There’s a plague in our community, leaving nary a yoga teacher uninfected. No, it’s not toenail fungus, though that appears to be epidemic, too – it’s the hideous overuse of the verb to lay, as in the ubiquitous instruction to “lay down on your mats.” Which, of course, is impossible.
If you didn’t catch the problem back there in paragraph one, let’s (ahem) lay it out more explicitly. The teacher probably wants her students to lie down. Unfortunately, it’s impossible to “lay down” because the verb to lay needs help from a word that will get laid, like yoga teachers used to back in the 70s. To put it in yoga terms, think of to lay as an Iyengar verb that has to use props to stay aligned. It’s what grammarians call transitive; it requires a direct object. On the other hand, to lie is more of an Ashtanga verb – it needs no props because it’s intransitive and can practice on its own. Therefore, a yogini can lie down in corpse pose; she can lie on her mat; she can even lie about having her period if she really wants to do headstands, but it’s unlikely she can “lay down” on a mat unless she’s come to class with a bag of the stuff, or has a hole in her down jacket.
Okay, you agree it’s a problem, but hardly the linguistic equivalent of a plague? Think again. Like a plague, it’s coming from all directions, spreading rapidly and threatening to kill innocent bystanders. Not only are the verb to lie and all manner of waterfowl in mortal danger, but so is our leaders’ credibility. In the past year, I’ve heard this mistake not only from scores of yoga teachers, but also orthopedic surgeons, anesthesiologists, nurses, physical therapists, masseuses, dermatologists and pediatricians (yes, I have an injury and kids). It begs the question, how much confidence can a patient or student have in these supposed gurus when the first thing they say is wrong?
Perhaps even worse than the slips of supposedly well-educated professionals, yoga teachers’ bad English bugs us plebes down here on the mat because they’re supposed to be the drill sergeants of mindfulness. These same folks would have a (sacred) cow before they’d mispronounce even a syllable of the Sanskrit “Invocation to the Sage Patanjali” (who in addition to being the author of the Yoga Sutras, was also a grammarian). Still, such teachers’ lack of attention to detail is spreading a mindless verbal virus faster than a preschooler’s flu. Yoga teachers address anywhere from a handful to a hundred students an hour, amplifying their mistakes along a broad swath of yoganity. Plus, it goes against the yogic principle of ahimsa (non-violence) to kick American Standard English when she’s down. Talk radio and Corporation-speak have bloodied our mother tongue so badly that we can no longer rely on passive remedies like the yogic mantra to “let it go.” It must be stopped.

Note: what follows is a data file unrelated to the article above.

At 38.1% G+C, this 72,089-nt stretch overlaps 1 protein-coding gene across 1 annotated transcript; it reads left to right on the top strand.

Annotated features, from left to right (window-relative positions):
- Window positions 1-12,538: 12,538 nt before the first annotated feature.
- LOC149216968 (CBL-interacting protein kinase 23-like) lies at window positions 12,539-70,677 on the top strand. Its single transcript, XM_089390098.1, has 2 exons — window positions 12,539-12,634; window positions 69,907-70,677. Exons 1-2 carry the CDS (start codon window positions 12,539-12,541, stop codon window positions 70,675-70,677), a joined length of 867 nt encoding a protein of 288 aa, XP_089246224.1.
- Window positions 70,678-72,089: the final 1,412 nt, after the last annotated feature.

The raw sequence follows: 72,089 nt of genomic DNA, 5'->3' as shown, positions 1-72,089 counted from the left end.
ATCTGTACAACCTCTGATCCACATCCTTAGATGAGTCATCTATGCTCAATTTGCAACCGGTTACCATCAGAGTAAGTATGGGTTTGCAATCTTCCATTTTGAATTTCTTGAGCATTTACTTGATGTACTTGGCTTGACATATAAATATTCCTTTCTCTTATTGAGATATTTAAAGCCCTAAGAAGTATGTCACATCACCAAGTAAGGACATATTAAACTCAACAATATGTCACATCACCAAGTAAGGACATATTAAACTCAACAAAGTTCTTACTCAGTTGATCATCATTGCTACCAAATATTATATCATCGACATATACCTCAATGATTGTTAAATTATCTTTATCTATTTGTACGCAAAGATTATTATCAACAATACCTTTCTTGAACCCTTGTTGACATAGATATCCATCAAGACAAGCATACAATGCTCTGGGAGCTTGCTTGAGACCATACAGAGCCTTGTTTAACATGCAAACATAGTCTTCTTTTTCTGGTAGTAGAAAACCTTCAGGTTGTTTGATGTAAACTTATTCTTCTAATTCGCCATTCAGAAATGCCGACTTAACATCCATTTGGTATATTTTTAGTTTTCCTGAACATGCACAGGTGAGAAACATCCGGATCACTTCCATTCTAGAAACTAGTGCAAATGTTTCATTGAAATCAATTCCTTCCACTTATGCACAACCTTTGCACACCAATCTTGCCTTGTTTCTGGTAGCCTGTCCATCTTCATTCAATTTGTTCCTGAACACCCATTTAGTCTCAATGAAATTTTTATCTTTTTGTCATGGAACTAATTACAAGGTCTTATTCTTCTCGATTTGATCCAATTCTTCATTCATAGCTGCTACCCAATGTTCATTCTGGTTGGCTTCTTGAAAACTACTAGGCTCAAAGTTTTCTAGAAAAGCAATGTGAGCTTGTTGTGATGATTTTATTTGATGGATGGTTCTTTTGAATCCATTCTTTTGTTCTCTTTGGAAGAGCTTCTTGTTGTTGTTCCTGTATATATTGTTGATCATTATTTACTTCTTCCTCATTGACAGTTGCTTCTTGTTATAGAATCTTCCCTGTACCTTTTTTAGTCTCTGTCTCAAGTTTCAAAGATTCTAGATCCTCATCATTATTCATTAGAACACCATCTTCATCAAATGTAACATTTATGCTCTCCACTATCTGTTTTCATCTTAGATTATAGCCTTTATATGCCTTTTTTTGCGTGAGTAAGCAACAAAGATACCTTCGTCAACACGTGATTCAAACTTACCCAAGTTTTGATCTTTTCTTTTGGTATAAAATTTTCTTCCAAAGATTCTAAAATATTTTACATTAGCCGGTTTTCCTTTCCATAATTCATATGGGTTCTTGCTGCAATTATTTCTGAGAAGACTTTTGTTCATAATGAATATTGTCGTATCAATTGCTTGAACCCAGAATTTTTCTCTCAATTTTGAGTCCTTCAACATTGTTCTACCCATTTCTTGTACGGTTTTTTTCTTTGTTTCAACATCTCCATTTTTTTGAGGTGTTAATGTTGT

It’s time to use a finger-pointing mudra (I’m not sure which – perhaps the one the Buddha used to hail taxis) to identify the confusing usage that lies in wait to entrap the unwary speaker. The fault lies with the past tense of the verb to lie.
Indeed, the few readers who haven’t turned the page yet probably noticed another “mistake” in that earlier blanket statement. Just as in yoga asana practice, in English the deeper we get into it, the more that blanket statements turn out to be false. Technically, there is a second, grammatically correct way to lay on a mat – and it has nothing to do with birds. It just has to have been performed at some point before now – that is, in the past tense. It’s fine to say “yesterday, she lay on the mat in savasana for ten minutes before she left class.” It’s also good yoga practice. But if a yoga teacher both literally and figuratively “in the present” wants someone to get down on the floor she must command us to lie down there.
Luckily, yoga provides a solution and unlike a bubonic flea, this bug can be stopped dead with a little mental hygiene. Unfortunately, the work requires a great deal of us. Like keeping our toes together in chair pose, students of yoga must employ mindfulness to combat laziness and bad habits in our leaders, too. Like Gandhi and civil rights protesters, we must call attention to the problem, not the perpetrator. Rather than whisper “lie” whenever we hear the mistaken verb (which is not only rude but unsuccessful, as the author found out the hard way), it’s time to draw our teachers’ attention after class and use the verb correctly. Of course, it’s important to do this in a yogic way – naturally, nonchalantly (but with intention!), such as asking a question that begins, “When I lie on the mat,” or “when I lay myself down on the mat...?” See that direct object “myself” there? That’s how mindful yogis get out of the mistake gracefully when we’ve already embedded the error in the beginning of a sentence. As with our faith in yoga, we must assume that “with practice, all is coming.”
Repeating the correct form should eventually shed enough (with luck, divine) light on the subject to counterbalance past mistakes. I just hope it happens before anyone starts pelting clueless yoga teachers with feathers.
Lisa Moricoli Latham is a humorist and professional pain in the asana. Please submit any pressing grammar or etiquette questions to her website lisalatham.com